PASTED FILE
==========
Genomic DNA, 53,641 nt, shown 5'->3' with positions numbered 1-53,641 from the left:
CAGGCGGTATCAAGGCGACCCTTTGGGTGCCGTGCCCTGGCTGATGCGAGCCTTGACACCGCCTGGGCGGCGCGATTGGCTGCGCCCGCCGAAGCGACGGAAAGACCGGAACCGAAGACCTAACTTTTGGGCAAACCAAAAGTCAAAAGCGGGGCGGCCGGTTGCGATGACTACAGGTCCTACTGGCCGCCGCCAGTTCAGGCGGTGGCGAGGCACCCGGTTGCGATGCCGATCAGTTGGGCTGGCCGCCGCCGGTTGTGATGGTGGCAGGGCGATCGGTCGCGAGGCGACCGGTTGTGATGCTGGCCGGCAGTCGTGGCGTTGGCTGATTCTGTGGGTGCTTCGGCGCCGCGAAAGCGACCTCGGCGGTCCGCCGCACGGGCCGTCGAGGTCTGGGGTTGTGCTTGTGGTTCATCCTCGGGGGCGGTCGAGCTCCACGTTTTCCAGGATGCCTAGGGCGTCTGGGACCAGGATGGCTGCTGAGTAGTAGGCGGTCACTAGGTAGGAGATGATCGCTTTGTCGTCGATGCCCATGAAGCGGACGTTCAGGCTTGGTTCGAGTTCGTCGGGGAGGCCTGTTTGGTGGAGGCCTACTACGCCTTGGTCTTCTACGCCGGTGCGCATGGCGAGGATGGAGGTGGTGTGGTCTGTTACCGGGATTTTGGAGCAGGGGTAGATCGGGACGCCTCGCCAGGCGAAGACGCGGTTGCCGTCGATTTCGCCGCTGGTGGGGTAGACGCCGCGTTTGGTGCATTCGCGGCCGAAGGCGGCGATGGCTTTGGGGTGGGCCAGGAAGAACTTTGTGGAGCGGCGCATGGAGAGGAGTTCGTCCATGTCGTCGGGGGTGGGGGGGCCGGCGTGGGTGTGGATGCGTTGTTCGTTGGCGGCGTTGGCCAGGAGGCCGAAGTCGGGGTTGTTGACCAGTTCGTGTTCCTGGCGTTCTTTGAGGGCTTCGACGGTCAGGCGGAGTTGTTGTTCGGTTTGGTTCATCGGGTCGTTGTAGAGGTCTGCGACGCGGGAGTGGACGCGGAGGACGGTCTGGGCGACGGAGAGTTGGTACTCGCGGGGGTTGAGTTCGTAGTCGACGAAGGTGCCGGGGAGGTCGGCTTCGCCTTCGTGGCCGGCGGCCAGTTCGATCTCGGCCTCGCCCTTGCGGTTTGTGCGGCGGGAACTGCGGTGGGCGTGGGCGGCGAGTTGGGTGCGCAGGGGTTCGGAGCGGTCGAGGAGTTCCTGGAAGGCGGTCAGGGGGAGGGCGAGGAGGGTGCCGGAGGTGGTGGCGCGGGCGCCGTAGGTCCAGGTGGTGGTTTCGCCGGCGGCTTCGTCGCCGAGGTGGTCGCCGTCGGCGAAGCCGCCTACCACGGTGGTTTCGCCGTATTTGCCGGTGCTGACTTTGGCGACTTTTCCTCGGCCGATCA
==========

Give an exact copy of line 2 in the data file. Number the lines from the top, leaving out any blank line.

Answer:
CAGGCGGTATCAAGGCGACCCTTTGGGTGCCGTGCCCTGGCTGATGCGAGCCTTGACACCGCCTGGGCGGCGCGATTGGCTGCGCCCGCCGAAGCGACGGAAAGACCGGAACCGAAGACCTAACTTTTGGGCAAACCAAAAGTCAAAAGCGGGGCGGCCGGTTGCGATGACTACAGGTCCTACTGGCCGCCGCCAGTTCAGGCGGTGGCGAGGCACCCGGTTGCGATGCCGATCAGTTGGGCTGGCCGCCGCCGGTTGTGATGGTGGCAGGGCGATCGGTCGCGAGGCGACCGGTTGTGATGCTGGCCGGCAGTCGTGGCGTTGGCTGATTCTGTGGGTGCTTCGGCGCCGCGAAAGCGACCTCGGCGGTCCGCCGCACGGGCCGTCGAGGTCTGGGGTTGTGCTTGTGGTTCATCCTCGGGGGCGGTCGAGCTCCACGTTTTCCAGGATGCCTAGGGCGTCTGGGACCAGGATGGCTGCTGAGTAGTAGGCGGTCACTAGGTAGGAGATGATCGCTTTGTCGTCGATGCCCATGAAGCGGACGTTCAGGCTTGGTTCGAGTTCGTCGGGGAGGCCTGTTTGGTGGAGGCCTACTACGCCTTGGTCTTCTACGCCGGTGCGCATGGCGAGGATGGAGGTGGTGTGGTCTGTTACCGGGATTTTGGAGCAGGGGTAGATCGGGACGCCTCGCCAGGCGAAGACGCGGTTGCCGTCGATTTCGCCGCTGGTGGGGTAGACGCCGCGTTTGGTGCATTCGCGGCCGAAGGCGGCGATGGCTTTGGGGTGGGCCAGGAAGAACTTTGTGGAGCGGCGCATGGAGAGGAGTTCGTCCATGTCGTCGGGGGTGGGGGGGCCGGCGTGGGTGTGGATGCGTTGTTCGTTGGCGGCGTTGGCCAGGAGGCCGAAGTCGGGGTTGTTGACCAGTTCGTGTTCCTGGCGTTCTTTGAGGGCTTCGACGGTCAGGCGGAGTTGTTGTTCGGTTTGGTTCATCGGGTCGTTGTAGAGGTCTGCGACGCGGGAGTGGACGCGGAGGACGGTCTGGGCGACGGAGAGTTGGTACTCGCGGGGGTTGAGTTCGTAGTCGACGAAGGTGCCGGGGAGGTCGGCTTCGCCTTCGTGGCCGGCGGCCAGTTCGATCTCGGCCTCGCCCTTGCGGTTTGTGCGGCGGGAACTGCGGTGGGCGTGGGCGGCGAGTTGGGTGCGCAGGGGTTCGGAGCGGTCGAGGAGTTCCTGGAAGGCGGTCAGGGGGAGGGCGAGGAGGGTGCCGGAGGTGGTGGCGCGGGCGCCGTAGGTCCAGGTGGTGGTTTCGCCGGCGGCTTCGTCGCCGAGGTGGTCGCCGTCGGCGAAGCCGCCTACCACGGTGGTTTCGCCGTATTTGCCGGTGCTGACTTTGGCGACTTTTCCTCGGCCGATCA